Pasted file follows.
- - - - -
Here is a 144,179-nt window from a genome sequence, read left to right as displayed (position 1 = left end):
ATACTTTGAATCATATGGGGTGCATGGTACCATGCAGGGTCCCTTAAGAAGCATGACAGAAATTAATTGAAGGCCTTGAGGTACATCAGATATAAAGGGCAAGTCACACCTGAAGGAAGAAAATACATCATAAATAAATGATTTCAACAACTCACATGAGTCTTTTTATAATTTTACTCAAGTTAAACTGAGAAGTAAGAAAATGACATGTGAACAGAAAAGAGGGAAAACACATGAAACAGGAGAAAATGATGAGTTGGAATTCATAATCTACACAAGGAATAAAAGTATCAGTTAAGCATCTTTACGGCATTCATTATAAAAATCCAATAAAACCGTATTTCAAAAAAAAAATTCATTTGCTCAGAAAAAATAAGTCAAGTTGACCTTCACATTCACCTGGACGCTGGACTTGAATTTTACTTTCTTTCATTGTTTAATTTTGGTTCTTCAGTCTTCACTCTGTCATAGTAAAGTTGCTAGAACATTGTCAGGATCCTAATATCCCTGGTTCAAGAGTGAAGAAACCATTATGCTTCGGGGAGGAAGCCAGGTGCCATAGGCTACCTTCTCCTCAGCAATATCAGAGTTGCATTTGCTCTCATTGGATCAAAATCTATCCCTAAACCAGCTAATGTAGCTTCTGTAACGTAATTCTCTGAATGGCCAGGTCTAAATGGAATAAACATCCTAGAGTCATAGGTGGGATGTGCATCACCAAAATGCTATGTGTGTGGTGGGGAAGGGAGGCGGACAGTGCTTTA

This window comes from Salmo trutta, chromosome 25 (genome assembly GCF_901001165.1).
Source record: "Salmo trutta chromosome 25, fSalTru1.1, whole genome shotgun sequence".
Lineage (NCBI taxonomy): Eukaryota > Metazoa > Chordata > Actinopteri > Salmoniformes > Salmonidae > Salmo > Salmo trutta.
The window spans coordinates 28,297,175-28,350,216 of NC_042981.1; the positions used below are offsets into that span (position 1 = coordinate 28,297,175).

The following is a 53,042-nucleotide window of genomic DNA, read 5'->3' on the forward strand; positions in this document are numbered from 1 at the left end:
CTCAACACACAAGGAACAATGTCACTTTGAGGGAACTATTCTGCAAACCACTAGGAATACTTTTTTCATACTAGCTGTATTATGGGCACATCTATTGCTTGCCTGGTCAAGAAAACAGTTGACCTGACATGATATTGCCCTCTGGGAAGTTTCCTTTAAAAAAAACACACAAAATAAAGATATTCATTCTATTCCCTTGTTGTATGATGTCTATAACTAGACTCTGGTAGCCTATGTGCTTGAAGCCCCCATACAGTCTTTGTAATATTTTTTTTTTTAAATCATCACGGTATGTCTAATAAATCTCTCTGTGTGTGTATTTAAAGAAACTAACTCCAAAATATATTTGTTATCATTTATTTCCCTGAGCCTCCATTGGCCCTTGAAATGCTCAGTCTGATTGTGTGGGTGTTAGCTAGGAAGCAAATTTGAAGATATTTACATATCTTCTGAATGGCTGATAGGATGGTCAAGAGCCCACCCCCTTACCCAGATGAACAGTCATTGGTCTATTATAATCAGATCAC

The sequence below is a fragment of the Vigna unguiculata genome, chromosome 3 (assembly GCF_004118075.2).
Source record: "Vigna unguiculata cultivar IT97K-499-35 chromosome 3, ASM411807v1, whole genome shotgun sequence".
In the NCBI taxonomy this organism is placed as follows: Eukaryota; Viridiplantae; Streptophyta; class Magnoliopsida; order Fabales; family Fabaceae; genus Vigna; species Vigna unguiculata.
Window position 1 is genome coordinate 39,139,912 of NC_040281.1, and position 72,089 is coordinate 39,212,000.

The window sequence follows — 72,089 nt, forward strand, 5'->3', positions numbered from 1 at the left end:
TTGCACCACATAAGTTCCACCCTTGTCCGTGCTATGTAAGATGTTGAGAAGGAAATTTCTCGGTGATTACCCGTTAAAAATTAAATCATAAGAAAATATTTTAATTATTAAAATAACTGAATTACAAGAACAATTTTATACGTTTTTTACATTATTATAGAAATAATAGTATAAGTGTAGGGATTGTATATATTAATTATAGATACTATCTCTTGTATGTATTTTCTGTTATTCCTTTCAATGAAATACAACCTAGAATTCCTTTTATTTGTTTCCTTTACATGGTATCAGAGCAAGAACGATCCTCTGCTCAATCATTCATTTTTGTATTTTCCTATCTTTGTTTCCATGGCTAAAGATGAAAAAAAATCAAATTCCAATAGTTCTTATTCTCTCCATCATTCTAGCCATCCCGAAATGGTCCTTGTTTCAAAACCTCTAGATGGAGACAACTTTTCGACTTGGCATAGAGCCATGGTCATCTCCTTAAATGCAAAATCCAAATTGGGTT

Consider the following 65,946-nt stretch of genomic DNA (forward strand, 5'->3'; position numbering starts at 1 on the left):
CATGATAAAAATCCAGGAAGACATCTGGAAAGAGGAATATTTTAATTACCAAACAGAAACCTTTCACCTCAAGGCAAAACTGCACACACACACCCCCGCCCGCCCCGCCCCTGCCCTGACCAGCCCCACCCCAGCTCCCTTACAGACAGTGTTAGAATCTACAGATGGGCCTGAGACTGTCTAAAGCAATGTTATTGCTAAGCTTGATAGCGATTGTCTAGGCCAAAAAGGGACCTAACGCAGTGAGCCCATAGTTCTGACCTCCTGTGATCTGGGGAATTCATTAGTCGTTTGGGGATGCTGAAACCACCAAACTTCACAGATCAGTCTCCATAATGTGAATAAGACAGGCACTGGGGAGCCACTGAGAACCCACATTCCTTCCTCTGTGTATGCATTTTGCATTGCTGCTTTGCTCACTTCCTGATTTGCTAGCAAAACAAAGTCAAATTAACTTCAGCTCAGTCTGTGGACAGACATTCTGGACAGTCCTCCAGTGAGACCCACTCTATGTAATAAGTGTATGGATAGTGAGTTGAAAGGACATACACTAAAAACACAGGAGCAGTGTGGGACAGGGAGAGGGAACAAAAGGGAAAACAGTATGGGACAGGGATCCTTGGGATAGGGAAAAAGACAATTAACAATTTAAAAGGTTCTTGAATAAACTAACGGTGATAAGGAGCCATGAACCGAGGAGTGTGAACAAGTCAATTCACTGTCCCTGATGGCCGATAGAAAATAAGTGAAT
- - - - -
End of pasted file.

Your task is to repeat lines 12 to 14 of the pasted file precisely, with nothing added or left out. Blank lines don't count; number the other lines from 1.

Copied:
Window position 1 is genome coordinate 39,139,912 of NC_040281.1, and position 72,089 is coordinate 39,212,000.

The window sequence follows — 72,089 nt, forward strand, 5'->3', positions numbered from 1 at the left end:
TTGCACCACATAAGTTCCACCCTTGTCCGTGCTATGTAAGATGTTGAGAAGGAAATTTCTCGGTGATTACCCGTTAAAAATTAAATCATAAGAAAATATTTTAATTATTAAAATAACTGAATTACAAGAACAATTTTATACGTTTTTTACATTATTATAGAAATAATAGTATAAGTGTAGGGATTGTATATATTAATTATAGATACTATCTCTTGTATGTATTTTCTGTTATTCCTTTCAATGAAATACAACCTAGAATTCCTTTTATTTGTTTCCTTTACATGGTATCAGAGCAAGAACGATCCTCTGCTCAATCATTCATTTTTGTATTTTCCTATCTTTGTTTCCATGGCTAAAGATGAAAAAAAATCAAATTCCAATAGTTCTTATTCTCTCCATCATTCTAGCCATCCCGAAATGGTCCTTGTTTCAAAACCTCTAGATGGAGACAACTTTTCGACTTGGCATAGAGCCATGGTCATCTCCTTAAATGCAAAATCCAAATTGGGTT